Friday, April 23, 2010

Baseball in NYC

Last week I attended the Yankees home opener. The fans packed Yankee Stadium to watch the defending World Series champions receive their rings. After that ceremony, they dispatched the Angels. On Thursday night, I went to Queens to watch the Mets defeat the Cubs. The announced attendance was 28,535, though it seems they reached that number by counting some people twice. Despite this difference in atmosphere, the Mets game was as enjoyable as the Yankees one, even if the commute was twice as long.

It's not necessarily about the majesty of outdoor baseball. I was probably one of the few people who didn't mind watching baseball in the Metrodome. Or at least I was one of the few people who didn't despise it. And it's really not about tradition anymore, now that the ruins of the old Yankee Stadium sit across the street from the newest palace while Shea Stadium bears a striking resemblance to a well-paved parking lot.

It's everything: Riding the subway to the game in cars filled with old guys in throwback jerseys and young kids with with tiny Yankees helmets. It's gladly handing over 10 bucks for bad beer and eight dollars for "chicken tenders" that are neither fowl nor tender. It's watching the subway go by while sitting in the upper deck at Yankee Stadium and watching the planes fly overhead at Citi Field. It's about reveling in the East Coast bias that wants people to believe any game that is played in New York City has to be the most important sporting event of the day and should be the top story on ESPN. Twins? Indians? Cardinals? Padres? Dodgers? Who? Going to games in New York isn't better than games in other parks. But it's a unique experience, even if the play on the field is the same as in every other city.

On Thursday I went with my friend John Rosengren, a Minnesota author (and fellow Johnnie) who is in town for a conference. As we stood in line 10 minutes before first pitch, a guy who looked to be about 40 approached us and said, "Looking for a deal? Follow me." He looked like he had a terrible secret, maybe the location of a dead body he wanted to show us. But we had to listen to the deal. A few years ago, when I went to a Yankees game with John, a similar offer led to a pair of free tickets down the first base line. Our guy in Queens offered his "company's" suite for 50 bucks each. All the food and drinking would be on the house. We turned it down; neither of us is an alcoholic and on a nice spring night, we wanted to sit out in the stands instead of mingling with the high-rollers.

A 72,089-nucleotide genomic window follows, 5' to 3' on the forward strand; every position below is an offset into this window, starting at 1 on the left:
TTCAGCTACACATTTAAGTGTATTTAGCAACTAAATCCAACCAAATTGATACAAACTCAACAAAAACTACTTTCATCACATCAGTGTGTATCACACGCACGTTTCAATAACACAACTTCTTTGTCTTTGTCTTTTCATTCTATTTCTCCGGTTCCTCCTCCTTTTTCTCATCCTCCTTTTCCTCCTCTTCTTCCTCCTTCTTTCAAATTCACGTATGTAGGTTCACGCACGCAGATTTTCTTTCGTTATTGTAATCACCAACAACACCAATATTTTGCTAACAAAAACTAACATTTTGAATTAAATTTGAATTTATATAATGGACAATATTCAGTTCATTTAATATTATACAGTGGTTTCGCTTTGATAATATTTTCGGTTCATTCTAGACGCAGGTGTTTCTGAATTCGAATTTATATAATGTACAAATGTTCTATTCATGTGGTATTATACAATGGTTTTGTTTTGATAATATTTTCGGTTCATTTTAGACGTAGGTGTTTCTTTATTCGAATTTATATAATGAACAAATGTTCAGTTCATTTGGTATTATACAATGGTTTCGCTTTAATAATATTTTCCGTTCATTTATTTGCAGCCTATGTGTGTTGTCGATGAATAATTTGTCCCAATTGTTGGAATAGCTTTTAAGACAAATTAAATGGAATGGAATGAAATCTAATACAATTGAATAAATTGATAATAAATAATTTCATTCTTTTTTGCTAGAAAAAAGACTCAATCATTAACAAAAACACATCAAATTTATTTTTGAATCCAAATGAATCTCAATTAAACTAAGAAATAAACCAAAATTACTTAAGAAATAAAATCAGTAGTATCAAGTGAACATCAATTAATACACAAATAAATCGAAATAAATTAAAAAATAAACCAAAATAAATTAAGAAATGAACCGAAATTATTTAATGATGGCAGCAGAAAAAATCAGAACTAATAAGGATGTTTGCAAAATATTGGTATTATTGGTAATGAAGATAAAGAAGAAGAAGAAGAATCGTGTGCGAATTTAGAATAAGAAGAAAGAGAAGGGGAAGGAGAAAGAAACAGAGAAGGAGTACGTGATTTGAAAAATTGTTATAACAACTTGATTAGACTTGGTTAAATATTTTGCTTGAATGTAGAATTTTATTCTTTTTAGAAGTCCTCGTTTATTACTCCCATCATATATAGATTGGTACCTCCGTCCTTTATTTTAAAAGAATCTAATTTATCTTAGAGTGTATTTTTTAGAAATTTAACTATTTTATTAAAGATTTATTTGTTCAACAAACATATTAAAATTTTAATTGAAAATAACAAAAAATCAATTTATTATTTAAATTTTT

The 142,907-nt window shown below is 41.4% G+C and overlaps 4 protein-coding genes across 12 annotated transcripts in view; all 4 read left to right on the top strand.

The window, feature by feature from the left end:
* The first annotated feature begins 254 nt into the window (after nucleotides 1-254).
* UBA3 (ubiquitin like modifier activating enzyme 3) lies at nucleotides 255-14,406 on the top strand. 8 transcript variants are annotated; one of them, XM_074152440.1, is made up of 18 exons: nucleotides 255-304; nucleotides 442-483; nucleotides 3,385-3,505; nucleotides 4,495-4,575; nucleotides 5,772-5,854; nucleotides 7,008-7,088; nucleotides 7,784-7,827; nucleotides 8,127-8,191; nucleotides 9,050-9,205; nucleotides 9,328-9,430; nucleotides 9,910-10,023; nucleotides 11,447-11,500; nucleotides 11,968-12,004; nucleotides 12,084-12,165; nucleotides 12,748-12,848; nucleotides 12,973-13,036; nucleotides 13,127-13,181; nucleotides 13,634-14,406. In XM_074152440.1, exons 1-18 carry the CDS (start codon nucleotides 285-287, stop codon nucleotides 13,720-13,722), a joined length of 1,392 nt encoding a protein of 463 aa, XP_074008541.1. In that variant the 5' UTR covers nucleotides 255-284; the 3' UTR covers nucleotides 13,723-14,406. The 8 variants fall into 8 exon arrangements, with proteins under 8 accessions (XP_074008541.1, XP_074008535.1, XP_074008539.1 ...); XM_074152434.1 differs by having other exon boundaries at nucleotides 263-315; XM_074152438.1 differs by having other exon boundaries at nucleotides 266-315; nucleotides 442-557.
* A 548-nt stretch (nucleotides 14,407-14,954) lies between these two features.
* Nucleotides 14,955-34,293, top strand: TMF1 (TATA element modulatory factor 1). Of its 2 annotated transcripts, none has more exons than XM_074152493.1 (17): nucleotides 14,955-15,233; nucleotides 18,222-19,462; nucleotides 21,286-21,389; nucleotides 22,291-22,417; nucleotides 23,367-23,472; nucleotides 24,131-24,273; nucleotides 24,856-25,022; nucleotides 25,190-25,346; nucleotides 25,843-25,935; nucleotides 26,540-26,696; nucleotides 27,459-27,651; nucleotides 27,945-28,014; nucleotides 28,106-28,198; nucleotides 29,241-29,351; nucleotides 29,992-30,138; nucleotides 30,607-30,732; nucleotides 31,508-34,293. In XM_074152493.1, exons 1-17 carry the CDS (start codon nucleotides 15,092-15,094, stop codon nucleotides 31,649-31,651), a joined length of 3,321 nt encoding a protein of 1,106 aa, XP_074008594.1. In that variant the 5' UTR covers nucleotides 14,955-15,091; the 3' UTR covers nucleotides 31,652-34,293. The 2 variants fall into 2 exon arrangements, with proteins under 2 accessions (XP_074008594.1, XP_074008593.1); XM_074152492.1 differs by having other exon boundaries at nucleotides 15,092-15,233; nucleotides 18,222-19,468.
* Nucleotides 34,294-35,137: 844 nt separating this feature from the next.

The seats we bought, from a reputable ticket agent with a goofy hat and a green uniform, were in left field. A group of Cubs fans sat four rows in front of us. They exchanged insults with the Mets fans in the section. Their girlfriends looked on in disgust, except when their boyfriends landed a really good zinger. Then they looked like they wanted to return to the hotel room right then and there to reward their hero for the clever retort.

Alcohol fueled the debates, which was helpful, because logic certainly didn't. I'm always leery of sitting next to fans from the road team. At my first Yankee Stadium game in 2004, a member of Red Sox Nation who possessed below-average intelligence and worse looks sat behind us, screaming at every one he saw in pinstripes. In his own beer-addled mind, he owned the comedic chops of a young Eddie Murphy. Eventually, sometime in the seventh inning, another patron fired a beer at the man's large head. It connected with the back of his skull. But I suffered collateral damage as the splash went all over my shirt. I couldn't really blame the thrower. Red Sox Fan with his ridiculous haircut scuffled with some fans. Security tossed all of them. I wanted to hit the guy with something, too. Not because he was a Red Sox fan, but because he was so unoriginal. Modern English has been around since the 16th century. Lots of words to choose from. The Yankees and Red Sox have played for more than a hundred years. Yet the best insult he could come up with was "Yankees suck."

Thankfully on Thursday there were no projectile liquids. Johan Santana picked up the win for the Mets. I'd never seen Santana pitch in person; by the time he became a dominant pitcher with the Twins, I was already in New York, and this was my first time seeing him as a Met. One thing that seemingly has never changed for Santana is that he struggled to find run support. He didn't get any in his last start - which came during the 20-inning marathon last Saturday - and it took some time Thursday for the feeble Mets to strike. But they did, Santana pitched out of trouble like he always does and the Mets fans among the "28,000" in attendance went home happy.